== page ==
Authors: Bonnie Bryant
It took Stevie a minute to recover her composure. Could she have heard correctly—younger sisters? “How old are your sisters?” she asked, trying to sound nonchalant.
Miss Cartwright laughed. She was used to having
Stevie cut right to the point. “Actually, they’re both twenty-three. They’re twins.”
“But that’s even better!” Stevie blurted out. “I mean, uh, it would be great if you came and brought them, too.” Twins? Stevie thought. This was getting exciting.
“Really? I’m sure they’d love to. Won’t it be too many people, then?”
, Miss Cartwright. The more, the merrier. That’s what Max Regnery, the owner of Pine Hollow, always says. He’s so friendly—he just loves to meet new people. I can’t wait to introduce him to you and your sisters. I’m sure you’ll think he’s wonderful.”
“I’m sure we will, Stevie. Thank you for inviting us.”
for coming, Miss Cartwright.” Stevie was about to hang up in a haze of well-being when Miss Cartwright’s final words interrupted her reverie.
“I’ll look forward to seeing your project then, too,” she said. “Good-bye.”
“Oh, right,” Stevie muttered as the dial tone sounded in her ear. Anyway, digging out her science project would be a small price to pay for finding Max a suitable wife. After all, her children would be thanking her all their lives for sending them to Pine Hollow to ride with Max the Fourth.
Thinking of Pine Hollow gave Stevie new motivation to finish vacuuming and get over there. She could hardly wait to tell Carole and Lisa to add three more women to
the list of potential mates. But first she absolutely had to find her father’s gold pen.
In a flash of inspiration, she removed the vacuum bag from the machine and dumped everything out onto the carpet. She squatted down on the floor to begin examining the mess. Then she saw the telltale flash of gold. The pen was lying under the couch, just within reach and perfectly safe. It hadn’t gotten sucked up at all.
Stevie looked from it to the pile of dirt and dust on the carpet that represented the morning’s vacuuming. She didn’t know whether to laugh or cry. Finally she lay down on the couch and laughed until her stomach ached.
EFORE LEAVING FOR
Pine Hollow later that morning, Stevie decided to conduct a quick search of her closet for her science project. As she expected, the cardboard graph was there—halfway filled out—but none of the pots were in sight. Stevie began to panic. How could she start over now? The Fourth was a week away; nothing would grow that fast. Moreover, Miss Cartwright was not only one of the nicest teachers at Fenton Hall, she was also one of the toughest. Rather than let Stevie take a failing grade, she would probably make her do the whole thing over just to get a passing D. Meanwhile the perfect day was slipping away.
Stevie made a characteristic split-second decision: She would go to Pine Hollow now, come up with a plan later.
In a flash she grabbed her stuff and headed for the door. Before she could close it, the phone rang. Stevie groaned. At this rate she would never catch Lisa and Carole. She ran to pick up the receiver. It was Mrs. Lake calling on her lunch break to see how the vacuuming was going.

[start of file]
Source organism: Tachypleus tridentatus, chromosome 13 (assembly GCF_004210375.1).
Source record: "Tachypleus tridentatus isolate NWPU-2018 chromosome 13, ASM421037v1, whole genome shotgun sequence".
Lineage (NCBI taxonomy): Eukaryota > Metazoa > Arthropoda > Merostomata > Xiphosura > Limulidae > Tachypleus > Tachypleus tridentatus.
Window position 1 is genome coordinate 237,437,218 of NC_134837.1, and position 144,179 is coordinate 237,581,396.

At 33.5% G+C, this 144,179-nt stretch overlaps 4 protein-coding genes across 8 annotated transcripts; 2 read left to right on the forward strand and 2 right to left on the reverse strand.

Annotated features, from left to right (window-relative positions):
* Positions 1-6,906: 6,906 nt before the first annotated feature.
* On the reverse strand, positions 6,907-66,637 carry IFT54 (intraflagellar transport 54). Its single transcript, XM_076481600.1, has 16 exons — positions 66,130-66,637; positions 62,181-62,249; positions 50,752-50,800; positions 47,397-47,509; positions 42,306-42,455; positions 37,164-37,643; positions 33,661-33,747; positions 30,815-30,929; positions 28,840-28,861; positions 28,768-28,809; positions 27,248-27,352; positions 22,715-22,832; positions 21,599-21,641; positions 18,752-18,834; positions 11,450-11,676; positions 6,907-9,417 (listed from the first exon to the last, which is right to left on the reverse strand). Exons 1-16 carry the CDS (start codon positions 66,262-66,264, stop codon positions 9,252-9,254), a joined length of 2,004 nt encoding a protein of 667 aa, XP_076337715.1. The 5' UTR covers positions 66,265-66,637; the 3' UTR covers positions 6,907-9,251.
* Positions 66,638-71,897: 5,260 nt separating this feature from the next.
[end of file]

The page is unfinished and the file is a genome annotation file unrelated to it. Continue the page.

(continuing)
“Great,” Stevie told her, “now that it’s done.” Actually, the house did look great. Every speck of dust had vanished.
“Housework’s like that,” Mrs. Lake answered.
“Say, Mom, speaking of housework, I was cleaning out my closet today, and I was just wondering—you don’t happen to know what happened to those three pots of plants I was growing for science, do you?”
“Oh, you mean the three pots of dead weeds? Sure. I found them drying up underneath your bed, so I watered them and relocated them to the back porch. They’re looking great now, especially the red ones. I think the soil they’re in may be better than the white and blue flowers’ soil.”
Stevie squealed with joy. Never mind getting a D—this looked like an A project. “You’re the best!” she shouted.
“Gee, I didn’t know vacuuming would have such a marvelous effect on you. I hope dusting is as fun,” Mrs. Lake said.
“Thanks again, Mom,” Stevie said.
“Anytime. I’ll see you tonight for your father’s dinner,” she added.
After hanging up Stevie raced to the back porch. There, in the row of houseplants that her mother moved outside during the summer, were three pots of flowers, overflowing with red, white, and blue blossoms.
“Yippee!” Stevie kicked up her heels and took off for Pine Hollow. Hurrying over, she hoped that she would catch Lisa and Carole to share the news.
Both of her friends looked up from cleaning their tack when Stevie walked in ten minutes later.
“What happened?” Carole asked. “You missed a great outdoor schooling session.”
Stevie groaned. “I know, I know. And I’m sure you’re all done grooming and are just finishing up your tack.”
Lisa and Carole nodded truthfully.
“Unfortunately, housework now takes precedence over horses at my house,” Stevie said. She related her morning trials to them. Lisa and Carole commiserated, like the good friends they were.
“But if you can believe it, I have good news, too,” Stevie said.
“Your mom decided you did such a good job that you don’t have to help anymore?” Lisa guessed hopefully.
“Fat chance,” Stevie said. “When she sees the rugs, she’ll probably want me to quit school and be a full time housedaughter.
“The good news is that while I was vacuuming, Miss Cartwright, my science teacher, called and said that she didn’t have my final science project so I have an Incomplete until she sees it.”
news?” asked Lisa. With perfect grades since first grade, Lisa couldn’t imagine why on earth Stevie would appreciate having an Incomplete on her report card.
“Let me finish,” Stevie protested. She explained the coincidence of her project’s red, white, and blue flowers and the Fourth of July picnic and Miss Cartwright’s twin sisters’ visit and her mother’s rescue of the plants.
“You’ll probably get an A,” Lisa predicted.
“That’d be nice for a change,” Stevie said.
“And all three sisters are coming?” Carole asked incredulously.
“All three of them,” Stevie said. “And Miss Cartwright said she used to ride when she was little.”
“Then that makes a total of four candidates for Mrs. Max so far,” Lisa said. She told Stevie about Tiffani. “I’m not positive that she’s smart enough for Max, but we at least have to give him the option of choosing someone who’s totally beautiful.”